United States v. O'neill (three Cases).united States v. Avery, 211 F.2d 701 (9th Cir. 1954)

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U.S. Court of Appeals for the Ninth Circuit - 211 F.2d 701 (9th Cir. 1954) April 7, 1954

H. Brian Holland, Asst. Atty. Gen., Robert B. Ross, Ellis N. Slack, Robert N. Anderson, George F. Lynch, Sp. Assts. to Atty. Gen., Laughlin E. Waters, U. S. Atty., Los Angeles, Cal., for appellant.

Todd W. Johnson, Edward D. Robertson, Donald C. McGovern, Los Angeles, Cal., for appellees.

Before HEALY and ORR, Circuit Judges, and LEMMON, District Judge.


Appellees are beneficiaries of a testamentary trust which, prior to and in the year 1946, was engaged in the business of raising beef cattle for market. In 1944 323 head of 2-year-old heifers were sold and profits realized therefrom reported as a capital gain under the provisions of § 117(j) of the Internal Revenue Code, 26 U.S.C.A. The Commissioner of Internal Revenue made a redetermination of the amount of income taxes due and treated the income from the sale of the heifers as ordinary income. Appellees paid the additional amount assessed and being denied a refund instituted suit to recover.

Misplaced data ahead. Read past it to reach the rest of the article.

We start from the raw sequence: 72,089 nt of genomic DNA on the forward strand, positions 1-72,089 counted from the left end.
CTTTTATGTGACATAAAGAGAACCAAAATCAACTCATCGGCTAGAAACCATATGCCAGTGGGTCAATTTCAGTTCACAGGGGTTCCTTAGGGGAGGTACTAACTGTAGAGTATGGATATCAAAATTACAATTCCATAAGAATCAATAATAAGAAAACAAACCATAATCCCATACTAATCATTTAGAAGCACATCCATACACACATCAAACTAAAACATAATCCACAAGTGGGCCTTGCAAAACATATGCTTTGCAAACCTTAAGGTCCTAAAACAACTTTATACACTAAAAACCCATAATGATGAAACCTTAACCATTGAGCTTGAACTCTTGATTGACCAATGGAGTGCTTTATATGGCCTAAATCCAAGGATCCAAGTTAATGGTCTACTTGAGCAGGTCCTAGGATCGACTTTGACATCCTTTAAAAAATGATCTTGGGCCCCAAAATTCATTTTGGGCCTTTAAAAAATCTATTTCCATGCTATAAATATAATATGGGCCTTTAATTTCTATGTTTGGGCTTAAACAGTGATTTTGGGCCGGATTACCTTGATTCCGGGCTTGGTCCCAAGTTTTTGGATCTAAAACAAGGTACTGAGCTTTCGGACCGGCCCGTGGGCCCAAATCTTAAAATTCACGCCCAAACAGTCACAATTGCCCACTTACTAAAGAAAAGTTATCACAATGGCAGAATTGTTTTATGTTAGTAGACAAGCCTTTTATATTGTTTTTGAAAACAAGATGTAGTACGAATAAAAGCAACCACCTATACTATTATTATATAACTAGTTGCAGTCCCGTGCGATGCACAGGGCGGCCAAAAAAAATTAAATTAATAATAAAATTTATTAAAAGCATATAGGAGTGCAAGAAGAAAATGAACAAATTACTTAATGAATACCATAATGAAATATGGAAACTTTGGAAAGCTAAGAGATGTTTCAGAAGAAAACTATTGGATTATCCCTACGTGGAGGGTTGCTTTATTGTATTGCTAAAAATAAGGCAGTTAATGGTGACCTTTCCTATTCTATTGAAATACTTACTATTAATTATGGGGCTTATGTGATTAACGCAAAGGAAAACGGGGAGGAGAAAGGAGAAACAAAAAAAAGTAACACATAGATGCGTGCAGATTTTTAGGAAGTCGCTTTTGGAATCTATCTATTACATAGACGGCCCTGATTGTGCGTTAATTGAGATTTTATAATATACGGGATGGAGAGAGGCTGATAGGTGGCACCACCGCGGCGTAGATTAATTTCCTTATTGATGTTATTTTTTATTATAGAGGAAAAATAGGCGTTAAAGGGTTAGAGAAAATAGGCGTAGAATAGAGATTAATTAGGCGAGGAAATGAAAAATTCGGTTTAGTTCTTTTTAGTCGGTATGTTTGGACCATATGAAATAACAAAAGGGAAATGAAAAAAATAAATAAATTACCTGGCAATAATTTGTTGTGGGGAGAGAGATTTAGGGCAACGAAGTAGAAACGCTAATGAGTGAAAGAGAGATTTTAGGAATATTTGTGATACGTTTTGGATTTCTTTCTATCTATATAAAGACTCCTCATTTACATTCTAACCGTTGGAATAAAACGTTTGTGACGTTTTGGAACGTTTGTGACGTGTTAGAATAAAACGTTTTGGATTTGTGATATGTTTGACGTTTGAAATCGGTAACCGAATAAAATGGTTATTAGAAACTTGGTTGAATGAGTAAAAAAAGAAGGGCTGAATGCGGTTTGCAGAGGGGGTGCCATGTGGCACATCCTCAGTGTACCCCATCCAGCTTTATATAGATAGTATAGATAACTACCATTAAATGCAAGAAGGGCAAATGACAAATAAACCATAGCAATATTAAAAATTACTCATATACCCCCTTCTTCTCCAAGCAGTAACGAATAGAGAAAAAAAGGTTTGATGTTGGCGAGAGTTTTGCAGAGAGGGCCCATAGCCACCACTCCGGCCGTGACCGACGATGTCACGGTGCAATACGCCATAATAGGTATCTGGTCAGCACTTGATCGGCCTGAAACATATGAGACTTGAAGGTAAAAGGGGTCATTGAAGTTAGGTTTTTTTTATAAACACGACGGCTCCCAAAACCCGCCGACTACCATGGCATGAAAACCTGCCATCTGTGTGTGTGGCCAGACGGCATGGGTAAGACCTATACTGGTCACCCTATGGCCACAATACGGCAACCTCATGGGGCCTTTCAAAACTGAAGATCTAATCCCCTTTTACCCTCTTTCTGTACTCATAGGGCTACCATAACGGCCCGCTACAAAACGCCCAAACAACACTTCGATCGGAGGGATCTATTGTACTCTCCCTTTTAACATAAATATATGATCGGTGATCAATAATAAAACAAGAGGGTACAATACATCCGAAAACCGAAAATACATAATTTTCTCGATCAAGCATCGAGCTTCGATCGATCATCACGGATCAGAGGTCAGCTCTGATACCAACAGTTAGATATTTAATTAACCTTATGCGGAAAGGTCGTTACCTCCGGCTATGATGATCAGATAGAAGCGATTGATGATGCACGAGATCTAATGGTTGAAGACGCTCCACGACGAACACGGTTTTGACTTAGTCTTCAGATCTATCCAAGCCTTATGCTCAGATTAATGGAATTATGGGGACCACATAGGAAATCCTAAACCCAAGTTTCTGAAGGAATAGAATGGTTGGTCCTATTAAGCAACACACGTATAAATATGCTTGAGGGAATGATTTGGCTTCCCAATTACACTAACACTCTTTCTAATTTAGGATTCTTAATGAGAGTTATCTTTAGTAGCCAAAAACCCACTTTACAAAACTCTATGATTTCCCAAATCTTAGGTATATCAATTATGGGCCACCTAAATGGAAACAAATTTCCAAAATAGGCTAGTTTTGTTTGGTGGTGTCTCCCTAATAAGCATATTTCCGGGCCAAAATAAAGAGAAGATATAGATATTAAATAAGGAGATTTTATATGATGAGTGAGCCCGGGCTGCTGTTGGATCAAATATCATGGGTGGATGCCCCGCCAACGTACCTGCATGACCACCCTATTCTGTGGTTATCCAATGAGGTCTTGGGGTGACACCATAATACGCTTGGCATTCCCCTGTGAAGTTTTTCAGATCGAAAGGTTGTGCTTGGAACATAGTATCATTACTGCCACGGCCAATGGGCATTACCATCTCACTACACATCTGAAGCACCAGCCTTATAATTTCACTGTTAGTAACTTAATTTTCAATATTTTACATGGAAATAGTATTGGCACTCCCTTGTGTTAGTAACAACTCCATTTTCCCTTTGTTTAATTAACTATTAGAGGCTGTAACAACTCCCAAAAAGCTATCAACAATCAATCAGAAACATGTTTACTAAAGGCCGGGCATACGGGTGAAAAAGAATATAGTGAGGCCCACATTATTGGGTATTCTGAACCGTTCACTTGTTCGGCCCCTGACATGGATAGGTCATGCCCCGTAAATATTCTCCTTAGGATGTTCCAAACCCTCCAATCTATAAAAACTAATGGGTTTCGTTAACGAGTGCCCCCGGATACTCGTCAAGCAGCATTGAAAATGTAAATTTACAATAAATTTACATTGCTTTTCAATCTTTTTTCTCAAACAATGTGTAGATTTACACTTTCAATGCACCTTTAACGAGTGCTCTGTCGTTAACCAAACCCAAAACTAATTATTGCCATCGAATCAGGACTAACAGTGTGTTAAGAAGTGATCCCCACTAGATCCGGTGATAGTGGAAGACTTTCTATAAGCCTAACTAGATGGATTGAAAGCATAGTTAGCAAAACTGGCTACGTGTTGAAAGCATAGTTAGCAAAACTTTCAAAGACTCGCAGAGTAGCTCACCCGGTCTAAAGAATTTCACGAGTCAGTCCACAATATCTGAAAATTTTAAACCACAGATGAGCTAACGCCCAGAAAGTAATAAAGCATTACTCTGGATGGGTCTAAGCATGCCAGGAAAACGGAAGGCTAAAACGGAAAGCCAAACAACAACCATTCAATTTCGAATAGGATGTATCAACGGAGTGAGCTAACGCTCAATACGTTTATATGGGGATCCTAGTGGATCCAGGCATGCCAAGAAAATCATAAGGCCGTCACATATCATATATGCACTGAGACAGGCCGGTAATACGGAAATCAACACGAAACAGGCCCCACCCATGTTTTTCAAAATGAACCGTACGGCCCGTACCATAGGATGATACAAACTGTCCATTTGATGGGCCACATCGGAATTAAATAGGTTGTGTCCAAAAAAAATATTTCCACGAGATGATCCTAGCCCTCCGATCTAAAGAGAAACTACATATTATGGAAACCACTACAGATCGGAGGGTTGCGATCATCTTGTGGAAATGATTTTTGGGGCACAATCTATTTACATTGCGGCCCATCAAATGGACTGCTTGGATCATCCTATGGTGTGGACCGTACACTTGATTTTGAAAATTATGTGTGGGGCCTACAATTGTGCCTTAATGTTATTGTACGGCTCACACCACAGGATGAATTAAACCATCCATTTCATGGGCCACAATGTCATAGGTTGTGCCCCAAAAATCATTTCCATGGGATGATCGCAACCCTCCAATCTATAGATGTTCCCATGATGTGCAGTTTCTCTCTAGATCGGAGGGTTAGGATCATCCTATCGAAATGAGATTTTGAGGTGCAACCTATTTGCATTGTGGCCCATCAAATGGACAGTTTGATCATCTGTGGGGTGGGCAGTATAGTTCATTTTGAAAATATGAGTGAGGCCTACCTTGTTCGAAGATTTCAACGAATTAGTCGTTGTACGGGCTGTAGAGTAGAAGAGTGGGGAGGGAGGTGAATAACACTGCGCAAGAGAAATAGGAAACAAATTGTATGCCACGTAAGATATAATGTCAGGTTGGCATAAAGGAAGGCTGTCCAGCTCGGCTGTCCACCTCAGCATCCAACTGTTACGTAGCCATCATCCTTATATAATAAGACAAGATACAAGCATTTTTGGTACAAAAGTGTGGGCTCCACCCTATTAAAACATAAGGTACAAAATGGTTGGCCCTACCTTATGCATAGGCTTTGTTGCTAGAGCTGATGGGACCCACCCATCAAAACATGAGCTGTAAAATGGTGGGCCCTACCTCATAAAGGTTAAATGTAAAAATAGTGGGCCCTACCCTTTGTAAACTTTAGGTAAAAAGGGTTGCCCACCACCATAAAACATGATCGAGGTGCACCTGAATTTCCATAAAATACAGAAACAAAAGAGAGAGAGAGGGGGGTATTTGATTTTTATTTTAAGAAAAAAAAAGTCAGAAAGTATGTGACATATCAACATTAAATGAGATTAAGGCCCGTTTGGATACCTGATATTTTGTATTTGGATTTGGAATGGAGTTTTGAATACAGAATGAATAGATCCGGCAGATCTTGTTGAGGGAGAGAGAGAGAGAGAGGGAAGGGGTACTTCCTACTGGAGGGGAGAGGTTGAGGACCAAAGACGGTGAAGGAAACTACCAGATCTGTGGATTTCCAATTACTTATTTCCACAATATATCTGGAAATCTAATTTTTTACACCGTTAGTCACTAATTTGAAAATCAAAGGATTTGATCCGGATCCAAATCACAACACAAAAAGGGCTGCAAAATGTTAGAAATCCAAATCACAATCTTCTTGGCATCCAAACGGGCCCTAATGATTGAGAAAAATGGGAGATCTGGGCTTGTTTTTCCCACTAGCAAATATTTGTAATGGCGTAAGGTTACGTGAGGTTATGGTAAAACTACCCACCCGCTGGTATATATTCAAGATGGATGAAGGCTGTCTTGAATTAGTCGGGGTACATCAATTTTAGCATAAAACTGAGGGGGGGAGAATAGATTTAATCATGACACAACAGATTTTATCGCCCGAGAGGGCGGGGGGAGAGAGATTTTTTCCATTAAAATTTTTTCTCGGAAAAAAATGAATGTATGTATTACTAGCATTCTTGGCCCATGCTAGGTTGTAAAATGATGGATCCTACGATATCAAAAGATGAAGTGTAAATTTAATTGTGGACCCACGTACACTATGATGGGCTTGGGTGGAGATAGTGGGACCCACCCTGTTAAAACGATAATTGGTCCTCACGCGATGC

The only issue for trial before the trial court was whether profit from the sale of heifers by the trust during 1944 was ordinary income or capital gain within the provisions of § 117(j) of the Internal Revenue Code. This section permits a taxpayer to treat income from the sale of livestock held for breeding purposes for a period of six months (later amended to twelve) as a capital gain.

The trial court found as a fact that the 323 heifers sold during 1944 were held for breeding purposes within the meaning of § 117(j) of the Internal Revenue Code and had been held by the trust for more than six months.

It is conceded by the Government that whether an animal is held for breeding purposes and not primarily for sale presents a question of fact, but it contends that this finding is clearly erroneous in that it is not supported by substantial evidence. This contention is without merit. The finding is not clearly erroneous; is supported by substantial evidence and is controlling on this court.

Judgment affirmed.